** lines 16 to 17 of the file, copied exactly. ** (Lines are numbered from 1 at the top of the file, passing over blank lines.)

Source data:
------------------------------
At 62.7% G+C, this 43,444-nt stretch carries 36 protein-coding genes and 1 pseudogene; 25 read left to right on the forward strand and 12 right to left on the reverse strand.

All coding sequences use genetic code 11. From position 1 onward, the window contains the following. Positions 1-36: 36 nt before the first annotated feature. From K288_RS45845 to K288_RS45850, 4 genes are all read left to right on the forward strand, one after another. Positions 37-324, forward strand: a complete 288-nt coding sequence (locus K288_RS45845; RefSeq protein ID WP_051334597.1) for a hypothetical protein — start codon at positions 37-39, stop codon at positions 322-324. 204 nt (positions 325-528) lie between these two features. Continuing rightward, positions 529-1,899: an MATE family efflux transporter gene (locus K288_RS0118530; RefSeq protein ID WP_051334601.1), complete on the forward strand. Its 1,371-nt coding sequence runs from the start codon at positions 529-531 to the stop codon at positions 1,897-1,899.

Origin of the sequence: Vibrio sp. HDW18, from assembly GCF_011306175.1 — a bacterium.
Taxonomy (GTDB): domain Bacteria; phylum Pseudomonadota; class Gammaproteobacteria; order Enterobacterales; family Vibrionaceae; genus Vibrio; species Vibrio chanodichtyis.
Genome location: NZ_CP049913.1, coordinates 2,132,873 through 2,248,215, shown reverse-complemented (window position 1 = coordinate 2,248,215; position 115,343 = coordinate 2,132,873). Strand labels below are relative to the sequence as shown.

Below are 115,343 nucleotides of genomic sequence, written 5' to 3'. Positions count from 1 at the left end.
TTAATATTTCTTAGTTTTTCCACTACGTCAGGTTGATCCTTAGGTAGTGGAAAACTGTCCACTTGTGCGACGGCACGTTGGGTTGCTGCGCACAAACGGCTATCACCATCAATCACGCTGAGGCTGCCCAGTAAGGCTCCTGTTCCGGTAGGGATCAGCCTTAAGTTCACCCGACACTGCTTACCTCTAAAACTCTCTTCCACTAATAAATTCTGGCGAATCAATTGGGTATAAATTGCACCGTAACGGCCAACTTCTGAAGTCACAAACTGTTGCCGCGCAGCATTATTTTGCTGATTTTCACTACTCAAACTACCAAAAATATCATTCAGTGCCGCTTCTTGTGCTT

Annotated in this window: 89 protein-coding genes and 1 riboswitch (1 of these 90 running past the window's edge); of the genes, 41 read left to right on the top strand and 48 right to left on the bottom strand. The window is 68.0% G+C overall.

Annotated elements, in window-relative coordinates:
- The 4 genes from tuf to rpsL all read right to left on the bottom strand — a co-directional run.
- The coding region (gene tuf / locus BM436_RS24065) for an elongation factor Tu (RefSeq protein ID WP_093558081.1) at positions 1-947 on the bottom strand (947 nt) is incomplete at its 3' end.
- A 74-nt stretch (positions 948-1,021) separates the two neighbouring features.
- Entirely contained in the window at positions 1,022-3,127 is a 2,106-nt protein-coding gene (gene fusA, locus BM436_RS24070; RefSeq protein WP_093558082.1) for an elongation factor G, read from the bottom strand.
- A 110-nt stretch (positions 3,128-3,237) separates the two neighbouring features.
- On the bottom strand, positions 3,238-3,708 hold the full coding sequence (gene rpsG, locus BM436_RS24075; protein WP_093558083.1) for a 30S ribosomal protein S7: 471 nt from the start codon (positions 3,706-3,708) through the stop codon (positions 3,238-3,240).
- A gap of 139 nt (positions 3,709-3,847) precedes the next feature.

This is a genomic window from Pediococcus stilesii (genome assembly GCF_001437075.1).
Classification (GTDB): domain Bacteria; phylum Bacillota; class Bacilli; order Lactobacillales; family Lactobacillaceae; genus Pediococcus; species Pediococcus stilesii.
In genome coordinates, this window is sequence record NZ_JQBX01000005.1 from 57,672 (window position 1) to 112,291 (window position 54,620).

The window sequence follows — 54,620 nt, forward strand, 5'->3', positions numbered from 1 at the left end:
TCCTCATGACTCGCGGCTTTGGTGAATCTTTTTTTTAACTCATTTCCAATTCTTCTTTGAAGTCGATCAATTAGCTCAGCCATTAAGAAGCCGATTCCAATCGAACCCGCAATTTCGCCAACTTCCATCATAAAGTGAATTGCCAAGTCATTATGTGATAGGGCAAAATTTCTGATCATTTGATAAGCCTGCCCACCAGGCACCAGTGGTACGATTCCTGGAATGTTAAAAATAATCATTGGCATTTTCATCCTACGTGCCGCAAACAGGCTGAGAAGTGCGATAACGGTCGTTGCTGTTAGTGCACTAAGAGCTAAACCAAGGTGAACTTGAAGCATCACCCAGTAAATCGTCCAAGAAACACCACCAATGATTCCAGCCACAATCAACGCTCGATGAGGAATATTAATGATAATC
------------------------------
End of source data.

- A gap of 139 nt (positions 3,709-3,847) precedes the next feature.

This is a genomic window from Pediococcus stilesii (genome assembly GCF_001437075.1).